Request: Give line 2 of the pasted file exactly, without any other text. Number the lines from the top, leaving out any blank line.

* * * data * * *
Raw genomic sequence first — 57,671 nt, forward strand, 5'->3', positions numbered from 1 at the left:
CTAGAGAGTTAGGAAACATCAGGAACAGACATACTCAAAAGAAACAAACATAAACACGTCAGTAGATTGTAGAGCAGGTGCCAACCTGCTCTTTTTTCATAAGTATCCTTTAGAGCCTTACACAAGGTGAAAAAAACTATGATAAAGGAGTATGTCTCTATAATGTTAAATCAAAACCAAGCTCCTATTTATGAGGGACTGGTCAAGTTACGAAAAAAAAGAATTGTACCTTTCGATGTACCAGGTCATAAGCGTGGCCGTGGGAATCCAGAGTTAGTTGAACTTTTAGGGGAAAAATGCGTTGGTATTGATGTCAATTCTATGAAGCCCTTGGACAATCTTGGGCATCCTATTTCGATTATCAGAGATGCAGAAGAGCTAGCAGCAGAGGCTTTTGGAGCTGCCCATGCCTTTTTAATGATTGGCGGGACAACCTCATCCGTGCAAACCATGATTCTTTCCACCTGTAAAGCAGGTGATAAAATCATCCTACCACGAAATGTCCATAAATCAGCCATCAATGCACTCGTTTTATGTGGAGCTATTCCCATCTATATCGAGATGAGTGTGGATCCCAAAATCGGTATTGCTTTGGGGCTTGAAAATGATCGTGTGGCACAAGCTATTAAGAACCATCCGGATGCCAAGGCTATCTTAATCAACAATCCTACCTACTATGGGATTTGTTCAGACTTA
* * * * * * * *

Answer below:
CTAGAGAGTTAGGAAACATCAGGAACAGACATACTCAAAAGAAACAAACATAAACACGTCAGTAGATTGTAGAGCAGGTGCCAACCTGCTCTTTTTTCATAAGTATCCTTTAGAGCCTTACACAAGGTGAAAAAAACTATGATAAAGGAGTATGTCTCTATAATGTTAAATCAAAACCAAGCTCCTATTTATGAGGGACTGGTCAAGTTACGAAAAAAAAGAATTGTACCTTTCGATGTACCAGGTCATAAGCGTGGCCGTGGGAATCCAGAGTTAGTTGAACTTTTAGGGGAAAAATGCGTTGGTATTGATGTCAATTCTATGAAGCCCTTGGACAATCTTGGGCATCCTATTTCGATTATCAGAGATGCAGAAGAGCTAGCAGCAGAGGCTTTTGGAGCTGCCCATGCCTTTTTAATGATTGGCGGGACAACCTCATCCGTGCAAACCATGATTCTTTCCACCTGTAAAGCAGGTGATAAAATCATCCTACCACGAAATGTCCATAAATCAGCCATCAATGCACTCGTTTTATGTGGAGCTATTCCCATCTATATCGAGATGAGTGTGGATCCCAAAATCGGTATTGCTTTGGGGCTTGAAAATGATCGTGTGGCACAAGCTATTAAGAACCATCCGGATGCCAAGGCTATCTTAATCAACAATCCTACCTACTATGGGATTTGTTCAGACTTA